The quote is taken from act II, scene II of the play, after Romeo and Juliet have already met at the Capulets’ party. Romeo is captivated by Juliet’s beauty and believes that he is in love with her. In this passage, he ascribes celestial, angelic attributes to her, meaning that she is so glorious that she transcends above all earthly human traits. Juliet is equally besotted by Romeo and cannot sleep after the party has ended.
She is on her balcony above Romeo, who is below in the Capulet’s orchard. Juliet is sighing and speaking to herself. Romeo loves the sound of her voice and wants to hear her speak again. He says to himself,
Oh speak again, bright angel! For thou art
As glorious to this night, being o'er my head,
As is a winged messenger of heaven.
The comparison of Juliet to a celestial creature far and above anything as mundane as a human being is clear in the quote. Romeo uses words such as “bright” almost as if Juliet herself were a star, “angel!” imbuing Juliet with angelic or super-worldly traits and “glorious,” as a reference to the glory of G-d’s heaven. As a biblical term, the use of the word glory was intended to convey splendor, power and greatness. By referring to Juliet as glorious, Romeo is therefore both extolling her as a person above him and referencing the aspirational aspect of his feelings for her.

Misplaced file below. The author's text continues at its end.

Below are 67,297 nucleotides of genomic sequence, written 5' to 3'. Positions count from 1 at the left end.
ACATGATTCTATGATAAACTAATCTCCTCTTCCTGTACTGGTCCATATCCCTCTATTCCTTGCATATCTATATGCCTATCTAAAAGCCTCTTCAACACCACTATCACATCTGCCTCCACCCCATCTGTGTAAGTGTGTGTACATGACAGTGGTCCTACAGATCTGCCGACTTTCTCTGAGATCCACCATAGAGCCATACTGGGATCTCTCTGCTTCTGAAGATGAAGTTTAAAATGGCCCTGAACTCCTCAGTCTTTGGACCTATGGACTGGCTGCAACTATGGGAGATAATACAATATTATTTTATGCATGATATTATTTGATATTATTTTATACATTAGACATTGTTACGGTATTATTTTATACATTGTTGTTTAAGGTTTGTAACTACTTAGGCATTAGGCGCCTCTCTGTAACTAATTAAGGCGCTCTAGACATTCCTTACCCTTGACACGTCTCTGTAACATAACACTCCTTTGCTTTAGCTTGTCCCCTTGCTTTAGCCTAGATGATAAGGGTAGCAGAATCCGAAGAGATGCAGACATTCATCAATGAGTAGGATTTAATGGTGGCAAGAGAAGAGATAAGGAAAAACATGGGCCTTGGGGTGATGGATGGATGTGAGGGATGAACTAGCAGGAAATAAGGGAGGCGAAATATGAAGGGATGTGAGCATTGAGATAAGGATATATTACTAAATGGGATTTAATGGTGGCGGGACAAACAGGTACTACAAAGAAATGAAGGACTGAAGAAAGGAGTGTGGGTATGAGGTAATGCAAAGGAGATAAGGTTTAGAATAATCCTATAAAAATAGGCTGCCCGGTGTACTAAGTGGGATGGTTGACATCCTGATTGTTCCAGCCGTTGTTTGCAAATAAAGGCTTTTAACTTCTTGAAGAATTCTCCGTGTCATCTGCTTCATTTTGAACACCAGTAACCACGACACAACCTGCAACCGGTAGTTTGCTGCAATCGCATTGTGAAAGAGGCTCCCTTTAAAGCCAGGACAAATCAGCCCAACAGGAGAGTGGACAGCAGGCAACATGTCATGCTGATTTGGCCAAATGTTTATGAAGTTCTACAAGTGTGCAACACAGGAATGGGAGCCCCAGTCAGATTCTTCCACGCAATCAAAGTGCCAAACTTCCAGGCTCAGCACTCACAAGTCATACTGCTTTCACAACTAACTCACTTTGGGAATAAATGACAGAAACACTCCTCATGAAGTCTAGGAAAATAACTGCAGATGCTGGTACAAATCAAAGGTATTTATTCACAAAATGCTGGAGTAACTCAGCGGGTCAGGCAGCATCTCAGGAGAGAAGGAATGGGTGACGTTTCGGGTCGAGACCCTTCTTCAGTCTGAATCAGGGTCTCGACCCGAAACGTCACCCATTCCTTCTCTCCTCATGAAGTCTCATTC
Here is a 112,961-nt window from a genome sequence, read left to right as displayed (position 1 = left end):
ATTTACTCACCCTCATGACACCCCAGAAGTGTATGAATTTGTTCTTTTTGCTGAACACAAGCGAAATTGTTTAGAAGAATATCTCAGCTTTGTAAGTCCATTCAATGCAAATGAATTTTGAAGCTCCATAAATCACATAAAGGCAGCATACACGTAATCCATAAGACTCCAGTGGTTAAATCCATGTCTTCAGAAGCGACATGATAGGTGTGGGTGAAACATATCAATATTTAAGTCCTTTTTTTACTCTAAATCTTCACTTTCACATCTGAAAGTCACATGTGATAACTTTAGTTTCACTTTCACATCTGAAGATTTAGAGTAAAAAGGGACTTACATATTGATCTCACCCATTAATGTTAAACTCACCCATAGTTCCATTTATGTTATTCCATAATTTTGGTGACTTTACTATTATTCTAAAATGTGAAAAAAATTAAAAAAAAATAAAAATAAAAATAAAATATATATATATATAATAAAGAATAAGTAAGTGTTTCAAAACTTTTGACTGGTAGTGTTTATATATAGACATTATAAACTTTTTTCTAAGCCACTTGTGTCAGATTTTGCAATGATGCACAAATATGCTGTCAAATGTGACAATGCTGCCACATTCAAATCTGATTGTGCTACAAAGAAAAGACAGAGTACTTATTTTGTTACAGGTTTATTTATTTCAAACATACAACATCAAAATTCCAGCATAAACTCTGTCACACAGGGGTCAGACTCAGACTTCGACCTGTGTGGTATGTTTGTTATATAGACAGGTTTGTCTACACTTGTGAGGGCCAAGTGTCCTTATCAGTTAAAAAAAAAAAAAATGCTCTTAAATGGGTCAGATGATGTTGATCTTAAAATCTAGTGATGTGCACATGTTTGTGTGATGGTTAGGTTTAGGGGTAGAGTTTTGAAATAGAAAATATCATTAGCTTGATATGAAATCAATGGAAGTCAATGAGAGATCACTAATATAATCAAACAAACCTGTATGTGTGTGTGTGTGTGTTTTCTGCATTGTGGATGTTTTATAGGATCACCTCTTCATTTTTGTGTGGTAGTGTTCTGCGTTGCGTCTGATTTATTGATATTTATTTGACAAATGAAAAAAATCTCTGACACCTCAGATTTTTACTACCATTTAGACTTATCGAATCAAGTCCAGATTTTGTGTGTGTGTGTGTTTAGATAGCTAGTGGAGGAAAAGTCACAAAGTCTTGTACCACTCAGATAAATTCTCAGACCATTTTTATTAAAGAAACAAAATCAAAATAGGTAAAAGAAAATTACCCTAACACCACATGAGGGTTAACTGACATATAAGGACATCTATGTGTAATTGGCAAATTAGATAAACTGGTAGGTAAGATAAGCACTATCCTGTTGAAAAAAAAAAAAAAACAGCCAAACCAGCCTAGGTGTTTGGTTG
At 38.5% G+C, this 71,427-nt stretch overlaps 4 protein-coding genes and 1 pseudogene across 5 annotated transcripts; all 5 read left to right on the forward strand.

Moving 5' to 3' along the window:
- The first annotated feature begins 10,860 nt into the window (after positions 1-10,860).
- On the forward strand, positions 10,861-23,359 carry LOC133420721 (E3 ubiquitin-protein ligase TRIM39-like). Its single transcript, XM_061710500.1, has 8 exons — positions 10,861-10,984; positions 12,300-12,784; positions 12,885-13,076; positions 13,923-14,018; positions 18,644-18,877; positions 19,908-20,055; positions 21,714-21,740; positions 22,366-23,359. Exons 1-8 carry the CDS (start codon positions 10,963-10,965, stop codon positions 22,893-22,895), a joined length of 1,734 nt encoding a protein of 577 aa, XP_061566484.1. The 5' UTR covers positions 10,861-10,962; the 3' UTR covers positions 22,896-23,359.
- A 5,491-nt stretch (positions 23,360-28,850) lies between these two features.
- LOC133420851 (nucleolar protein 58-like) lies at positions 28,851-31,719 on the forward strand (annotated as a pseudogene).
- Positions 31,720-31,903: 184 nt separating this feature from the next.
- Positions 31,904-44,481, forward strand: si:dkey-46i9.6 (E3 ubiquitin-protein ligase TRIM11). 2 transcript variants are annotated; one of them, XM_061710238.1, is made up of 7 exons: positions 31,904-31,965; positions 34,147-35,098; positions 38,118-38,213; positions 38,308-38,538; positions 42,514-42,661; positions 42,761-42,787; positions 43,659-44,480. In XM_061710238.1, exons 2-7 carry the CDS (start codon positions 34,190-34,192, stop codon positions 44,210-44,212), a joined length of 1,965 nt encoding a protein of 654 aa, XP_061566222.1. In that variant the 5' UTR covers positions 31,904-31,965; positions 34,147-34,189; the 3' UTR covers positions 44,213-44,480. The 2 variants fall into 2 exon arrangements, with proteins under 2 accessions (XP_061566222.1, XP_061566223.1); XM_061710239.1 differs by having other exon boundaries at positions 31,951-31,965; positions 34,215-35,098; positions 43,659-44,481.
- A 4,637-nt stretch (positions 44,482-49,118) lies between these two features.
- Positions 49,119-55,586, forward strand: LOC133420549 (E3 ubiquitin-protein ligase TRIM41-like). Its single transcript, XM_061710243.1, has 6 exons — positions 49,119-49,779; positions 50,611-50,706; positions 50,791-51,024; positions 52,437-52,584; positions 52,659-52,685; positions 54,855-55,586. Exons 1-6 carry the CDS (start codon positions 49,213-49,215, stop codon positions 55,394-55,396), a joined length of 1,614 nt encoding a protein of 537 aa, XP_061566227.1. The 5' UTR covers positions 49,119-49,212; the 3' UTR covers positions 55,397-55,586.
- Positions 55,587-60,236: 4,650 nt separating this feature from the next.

Juliet is figuratively and literally above Romeo, just as the stars above are. He refers to her as “being o'er my head” and compares her to “a winged messenger of heaven," which is another reference to Juliet as an angel, too beautiful and good to be of this earthly realm. The quote means that Romeo wants to love Juliet in an emotional, physical, and spiritual sense.